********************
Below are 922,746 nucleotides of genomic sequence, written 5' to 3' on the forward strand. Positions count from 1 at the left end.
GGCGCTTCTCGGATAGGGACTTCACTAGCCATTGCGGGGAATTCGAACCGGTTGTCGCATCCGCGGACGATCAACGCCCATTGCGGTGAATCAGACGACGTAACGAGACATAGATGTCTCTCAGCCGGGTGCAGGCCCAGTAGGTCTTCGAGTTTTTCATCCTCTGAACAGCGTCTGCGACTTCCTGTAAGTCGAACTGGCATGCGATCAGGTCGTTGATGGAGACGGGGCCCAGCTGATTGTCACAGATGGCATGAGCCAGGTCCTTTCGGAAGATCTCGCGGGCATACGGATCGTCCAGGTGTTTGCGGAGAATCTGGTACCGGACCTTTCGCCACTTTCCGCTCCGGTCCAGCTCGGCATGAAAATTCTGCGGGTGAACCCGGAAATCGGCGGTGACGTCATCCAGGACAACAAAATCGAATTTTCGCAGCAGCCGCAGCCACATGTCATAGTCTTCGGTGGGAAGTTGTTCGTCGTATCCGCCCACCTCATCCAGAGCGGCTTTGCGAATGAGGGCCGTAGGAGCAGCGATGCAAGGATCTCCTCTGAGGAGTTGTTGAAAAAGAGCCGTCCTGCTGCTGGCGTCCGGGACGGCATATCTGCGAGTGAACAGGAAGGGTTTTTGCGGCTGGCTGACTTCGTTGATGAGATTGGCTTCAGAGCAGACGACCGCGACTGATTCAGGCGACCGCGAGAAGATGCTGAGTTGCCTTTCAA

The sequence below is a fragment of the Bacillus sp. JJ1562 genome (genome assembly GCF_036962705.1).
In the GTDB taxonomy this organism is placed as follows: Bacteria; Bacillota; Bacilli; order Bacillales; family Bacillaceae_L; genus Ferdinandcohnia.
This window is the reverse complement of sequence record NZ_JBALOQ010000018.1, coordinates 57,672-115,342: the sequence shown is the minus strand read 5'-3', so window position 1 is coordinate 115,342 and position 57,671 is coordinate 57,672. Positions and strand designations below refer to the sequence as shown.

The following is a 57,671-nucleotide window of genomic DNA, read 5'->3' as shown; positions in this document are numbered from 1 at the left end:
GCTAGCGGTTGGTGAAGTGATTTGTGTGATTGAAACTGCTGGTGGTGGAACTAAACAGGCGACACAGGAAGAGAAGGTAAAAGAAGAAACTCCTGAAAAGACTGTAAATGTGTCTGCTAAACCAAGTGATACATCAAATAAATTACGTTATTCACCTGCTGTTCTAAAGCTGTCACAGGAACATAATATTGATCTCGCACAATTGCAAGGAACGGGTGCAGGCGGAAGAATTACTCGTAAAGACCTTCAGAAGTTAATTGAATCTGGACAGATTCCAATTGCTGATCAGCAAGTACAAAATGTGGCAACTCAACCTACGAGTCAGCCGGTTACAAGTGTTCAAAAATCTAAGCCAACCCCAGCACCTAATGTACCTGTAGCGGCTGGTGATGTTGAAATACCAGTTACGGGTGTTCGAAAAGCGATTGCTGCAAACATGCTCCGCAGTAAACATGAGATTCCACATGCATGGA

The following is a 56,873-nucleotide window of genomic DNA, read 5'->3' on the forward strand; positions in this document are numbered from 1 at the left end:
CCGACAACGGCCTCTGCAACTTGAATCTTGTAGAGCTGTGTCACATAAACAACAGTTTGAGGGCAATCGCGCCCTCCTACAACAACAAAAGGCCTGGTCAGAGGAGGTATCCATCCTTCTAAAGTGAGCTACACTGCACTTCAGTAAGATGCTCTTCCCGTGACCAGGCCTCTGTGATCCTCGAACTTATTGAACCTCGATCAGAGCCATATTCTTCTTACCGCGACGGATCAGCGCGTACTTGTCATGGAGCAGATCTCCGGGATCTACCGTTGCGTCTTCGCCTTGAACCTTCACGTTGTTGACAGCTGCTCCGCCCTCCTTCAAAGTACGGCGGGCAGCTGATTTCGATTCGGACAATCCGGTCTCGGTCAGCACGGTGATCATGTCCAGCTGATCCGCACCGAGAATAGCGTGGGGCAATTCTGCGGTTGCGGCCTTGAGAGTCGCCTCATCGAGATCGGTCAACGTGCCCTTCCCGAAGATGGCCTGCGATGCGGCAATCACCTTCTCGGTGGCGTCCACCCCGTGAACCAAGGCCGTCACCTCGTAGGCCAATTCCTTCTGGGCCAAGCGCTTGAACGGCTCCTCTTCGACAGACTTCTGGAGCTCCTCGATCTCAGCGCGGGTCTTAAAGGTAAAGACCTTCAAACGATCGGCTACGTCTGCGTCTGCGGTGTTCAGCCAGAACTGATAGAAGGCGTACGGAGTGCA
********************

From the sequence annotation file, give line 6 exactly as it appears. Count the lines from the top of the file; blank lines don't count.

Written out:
The following is a 57,671-nucleotide window of genomic DNA, read 5'->3' as shown; positions in this document are numbered from 1 at the left end: